UK:*UK and possibly other pronunciationsUK and possibly other pronunciations/ˈkrəʊ/US:USA pronunciation: IPA and respellingUSA pronuncation: IPA/kroʊ/ ,USA pronunciation: respelling(krō)

Inflections of 'crow' (v): (⇒ conjugate)
v 3rd person singular
v pres pverb, present participle: -ing verb used descriptively or to form progressive verb--for example, "a singing bird," "It is singing."
v pastverb, past simple: Past tense--for example, "He saw the man." "She laughed."
v pastverb, past simple: Past tense--for example, "He saw the man." "She laughed." (Rare: mainly UK)
v past pverb, past participle: Verb form used descriptively or to form verbs--for example, "the locked door," "The door has been locked."

WordReference Random House Learner's Dictionary of American English © 2020
crow1 /kroʊ/USA pronunciation   n. [countable]
  1. Birdsa large, strong-billed songbird typically black and found nearly worldwide:crows in the trees, cawing unceasingly.
  1. Idiomsas the crow flies, in a straight line;
    by the most direct route:It's only a few miles as the crow flies, but more like twenty through the mountain roads.
  2. Idioms, Informal Termseat crow, to be forced to admit one's mistake;
    suffer humiliation.

crow2 /kroʊ/USA pronunciation   v.,  crowed or, for 1., (esp. Brit.), crew /kru/;USA pronunciation   crowed;

  1. [no object] to utter the characteristic cry of a rooster.
  2. to gloat over a triumph or victory;
    boast or brag:[+ over/about + object]They were crowing over their victory in the tournament.
  3. [no object] to utter a cry of pleasure.

n. [countable]
  1. the cry of a rooster.
  2. a cry of pleasure.
crow•er, n. [countable]

WordReference Random House Unabridged Dictionary of American English © 2020
crow1  (krō),USA pronunciation n. 
  1. Birdsany of several large oscine birds of the genus Corvus, of the family Corvidae, having a long, stout bill, lustrous black plumage, and a wedge-shaped tail, as the common C. brachyrhynchos, of North America.
  2. Birdsany of several other birds of the family Corvidae.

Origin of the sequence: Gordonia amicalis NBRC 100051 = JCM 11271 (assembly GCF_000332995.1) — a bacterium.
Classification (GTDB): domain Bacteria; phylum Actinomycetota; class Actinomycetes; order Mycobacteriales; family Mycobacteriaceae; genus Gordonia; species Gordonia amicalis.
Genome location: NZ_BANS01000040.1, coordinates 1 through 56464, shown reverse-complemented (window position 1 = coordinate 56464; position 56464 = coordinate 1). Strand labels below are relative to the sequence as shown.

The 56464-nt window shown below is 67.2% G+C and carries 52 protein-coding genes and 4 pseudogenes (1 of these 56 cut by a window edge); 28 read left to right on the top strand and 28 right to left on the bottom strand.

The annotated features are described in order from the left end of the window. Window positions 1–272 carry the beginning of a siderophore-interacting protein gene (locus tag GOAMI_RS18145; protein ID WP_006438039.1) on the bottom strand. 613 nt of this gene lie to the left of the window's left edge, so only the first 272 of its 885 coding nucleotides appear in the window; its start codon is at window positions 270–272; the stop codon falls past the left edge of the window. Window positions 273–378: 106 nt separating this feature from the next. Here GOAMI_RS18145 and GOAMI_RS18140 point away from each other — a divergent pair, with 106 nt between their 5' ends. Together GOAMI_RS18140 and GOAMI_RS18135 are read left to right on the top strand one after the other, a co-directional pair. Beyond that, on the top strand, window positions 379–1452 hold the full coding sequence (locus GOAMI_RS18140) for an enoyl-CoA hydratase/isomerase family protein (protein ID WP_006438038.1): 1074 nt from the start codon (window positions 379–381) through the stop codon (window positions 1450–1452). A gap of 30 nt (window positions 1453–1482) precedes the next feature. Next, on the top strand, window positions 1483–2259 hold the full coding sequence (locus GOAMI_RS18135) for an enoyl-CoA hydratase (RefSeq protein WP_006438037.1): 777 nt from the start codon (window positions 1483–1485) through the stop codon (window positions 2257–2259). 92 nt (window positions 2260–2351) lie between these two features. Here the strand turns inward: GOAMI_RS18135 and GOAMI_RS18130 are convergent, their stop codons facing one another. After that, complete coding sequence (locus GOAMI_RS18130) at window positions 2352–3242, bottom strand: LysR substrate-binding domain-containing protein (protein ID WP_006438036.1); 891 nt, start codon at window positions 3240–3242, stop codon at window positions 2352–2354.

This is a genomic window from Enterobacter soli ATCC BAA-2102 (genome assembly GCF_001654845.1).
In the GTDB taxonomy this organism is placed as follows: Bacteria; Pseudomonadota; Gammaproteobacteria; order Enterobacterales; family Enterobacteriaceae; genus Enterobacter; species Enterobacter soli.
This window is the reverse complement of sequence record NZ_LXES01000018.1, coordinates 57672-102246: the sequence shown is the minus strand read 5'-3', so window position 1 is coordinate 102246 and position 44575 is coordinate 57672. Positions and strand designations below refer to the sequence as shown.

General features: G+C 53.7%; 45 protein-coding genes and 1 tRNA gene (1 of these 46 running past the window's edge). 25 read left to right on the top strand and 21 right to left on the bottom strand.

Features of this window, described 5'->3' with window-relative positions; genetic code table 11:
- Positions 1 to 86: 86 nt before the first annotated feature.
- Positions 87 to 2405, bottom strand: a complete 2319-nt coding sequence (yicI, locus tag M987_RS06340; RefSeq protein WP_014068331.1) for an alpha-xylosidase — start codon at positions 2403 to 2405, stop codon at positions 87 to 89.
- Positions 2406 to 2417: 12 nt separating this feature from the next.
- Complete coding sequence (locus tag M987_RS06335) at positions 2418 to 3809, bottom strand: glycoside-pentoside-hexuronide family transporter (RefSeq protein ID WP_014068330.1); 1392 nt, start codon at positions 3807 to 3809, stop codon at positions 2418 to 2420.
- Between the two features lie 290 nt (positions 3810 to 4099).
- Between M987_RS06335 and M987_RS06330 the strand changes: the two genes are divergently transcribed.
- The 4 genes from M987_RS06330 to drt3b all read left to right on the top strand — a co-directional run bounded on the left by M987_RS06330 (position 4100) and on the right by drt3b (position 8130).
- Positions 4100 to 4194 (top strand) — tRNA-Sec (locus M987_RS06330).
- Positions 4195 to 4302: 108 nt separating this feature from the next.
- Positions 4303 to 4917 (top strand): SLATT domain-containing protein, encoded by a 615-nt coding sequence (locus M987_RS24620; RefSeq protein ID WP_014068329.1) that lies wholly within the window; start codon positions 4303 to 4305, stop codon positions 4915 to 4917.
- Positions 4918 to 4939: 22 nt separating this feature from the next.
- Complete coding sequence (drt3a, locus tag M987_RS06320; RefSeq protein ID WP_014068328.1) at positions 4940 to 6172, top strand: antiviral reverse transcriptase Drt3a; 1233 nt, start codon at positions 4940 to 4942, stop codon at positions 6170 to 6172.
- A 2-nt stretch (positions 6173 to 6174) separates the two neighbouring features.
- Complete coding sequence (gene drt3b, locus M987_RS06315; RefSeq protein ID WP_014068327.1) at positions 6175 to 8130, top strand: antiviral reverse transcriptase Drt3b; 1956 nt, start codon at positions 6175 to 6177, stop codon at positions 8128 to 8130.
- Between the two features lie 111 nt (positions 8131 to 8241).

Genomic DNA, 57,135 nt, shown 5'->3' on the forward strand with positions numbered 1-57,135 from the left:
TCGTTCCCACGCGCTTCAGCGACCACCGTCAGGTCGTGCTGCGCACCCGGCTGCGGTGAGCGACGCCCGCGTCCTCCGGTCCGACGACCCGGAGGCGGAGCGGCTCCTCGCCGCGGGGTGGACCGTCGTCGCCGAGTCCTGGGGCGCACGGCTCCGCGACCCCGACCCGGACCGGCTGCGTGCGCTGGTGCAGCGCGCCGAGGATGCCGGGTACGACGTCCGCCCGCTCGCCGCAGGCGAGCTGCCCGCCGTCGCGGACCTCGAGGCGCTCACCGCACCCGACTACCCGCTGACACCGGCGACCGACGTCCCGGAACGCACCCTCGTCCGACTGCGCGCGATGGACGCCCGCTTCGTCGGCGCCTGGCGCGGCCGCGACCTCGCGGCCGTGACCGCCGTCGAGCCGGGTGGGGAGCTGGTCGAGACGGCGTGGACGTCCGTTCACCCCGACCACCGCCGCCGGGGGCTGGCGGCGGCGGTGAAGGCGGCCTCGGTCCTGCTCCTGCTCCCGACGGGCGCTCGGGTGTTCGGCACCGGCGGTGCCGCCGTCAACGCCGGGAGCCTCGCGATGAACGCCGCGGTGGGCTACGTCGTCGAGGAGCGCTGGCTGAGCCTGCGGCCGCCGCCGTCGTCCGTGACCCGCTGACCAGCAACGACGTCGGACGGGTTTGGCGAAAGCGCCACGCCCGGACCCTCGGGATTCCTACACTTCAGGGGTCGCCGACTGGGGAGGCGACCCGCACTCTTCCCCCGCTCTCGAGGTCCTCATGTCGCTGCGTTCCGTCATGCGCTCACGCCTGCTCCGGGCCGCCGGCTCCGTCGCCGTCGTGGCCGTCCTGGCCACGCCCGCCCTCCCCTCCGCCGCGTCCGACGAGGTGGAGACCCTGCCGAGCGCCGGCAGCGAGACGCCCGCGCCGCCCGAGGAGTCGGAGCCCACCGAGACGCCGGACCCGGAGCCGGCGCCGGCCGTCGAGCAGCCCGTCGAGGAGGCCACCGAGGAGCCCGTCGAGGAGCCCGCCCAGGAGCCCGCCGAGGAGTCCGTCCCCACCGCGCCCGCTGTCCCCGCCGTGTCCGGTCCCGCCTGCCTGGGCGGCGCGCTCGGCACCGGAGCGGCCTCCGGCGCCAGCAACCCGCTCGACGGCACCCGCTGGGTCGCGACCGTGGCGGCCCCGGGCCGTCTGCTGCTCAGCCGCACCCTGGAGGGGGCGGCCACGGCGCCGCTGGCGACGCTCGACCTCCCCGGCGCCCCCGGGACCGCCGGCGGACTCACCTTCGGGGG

3. Birdsany of various similar birds of other families.
  4. (cap.) [Astron.]the constellation Corvus.
  5. Buildingcrowbar (def. 1).
  6. Idiomsas the crow flies, in a straight line;
    by the most direct route:The next town is thirty miles from here, as the crow flies.
  7. Idiomseat crow, [Informal.]to be forced to admit to having made a mistake, as by retracting an emphatic statement;
    suffer humiliation:His prediction was completely wrong, and he had to eat crow.
  8. Dialect Terms, Idiomshave a crow to pick or  pluck with someone, [Midland and Southern U.S.]to have a reason to disagree or argue with someone.
  • bef. 900; Middle English crowe, Old English crāwe, crāwa; cognate with Old High German krāwa; akin to Dutch kraai, German Krähe

crow2  (krō),USA pronunciation v.,  crowed  or, for 1, (esp. Brit.) , crew;

  1. to utter the characteristic cry of a rooster.
  2. to gloat, boast, or exult (often fol. by over).
  3. to utter an inarticulate cry of pleasure, as an infant does.

  1. the characteristic cry of a rooster.
  2. an inarticulate cry of pleasure.
crower, n. 
crowing•ly, adv. 
  • bef. 1000; Middle English crowen, Old English crāwan; cognate with Dutch kraaien, German krähen; see crow1
    • 2.See corresponding entry in Unabridged vaunt, brag.

Crow  (krō),USA pronunciation n. 
  1. a member of a Siouan people of eastern Montana.
  2. a Siouan language closely related to Hidatsa.
  • translation of North American French (gens des) Corbeaux Raven (people), literal translation of Crow apsá·loke a Crow Indian 1795–1805

Collins Concise English Dictionary © HarperCollins Publishers::
crow /krəʊ/ n
  1. any large gregarious songbird of the genus Corvus, esp C. corone (the carrion crow) of Europe and Asia: family Corvidae. Other species are the raven, rook, and jackdaw and all have a heavy bill, glossy black plumage, and rounded wings
  2. any of various similar birds of other families
  3. offensive an old or ugly woman
  4. as the crow fliesas directly as possible
  5. eat crowUS Canadian informal to be forced to do something humiliating
  6. stone the crows
Etymology: Old English crāwa; related to Old Norse krāka, Old High German krāia, Dutch kraai
crow /krəʊ/ vb (intransitive)
  1. (past tense crowed or crew) to utter a shrill squawking sound, as a cock
  2. (often followed by over) to boast one's superiority
  3. (esp of babies) to utter cries of pleasure
  1. the act or an instance of crowing
Etymology: Old English crāwan; related to Old High German krāen, Dutch kraaien

ˈcrowingly adv
'crow' also found in these entries (note: many are not synonyms or translations):
Collocations: a [blue, black, carrion, grey] crow, a murder of crows, The sky is filled with crows., more...

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Look up "crow" at Merriam-Webster
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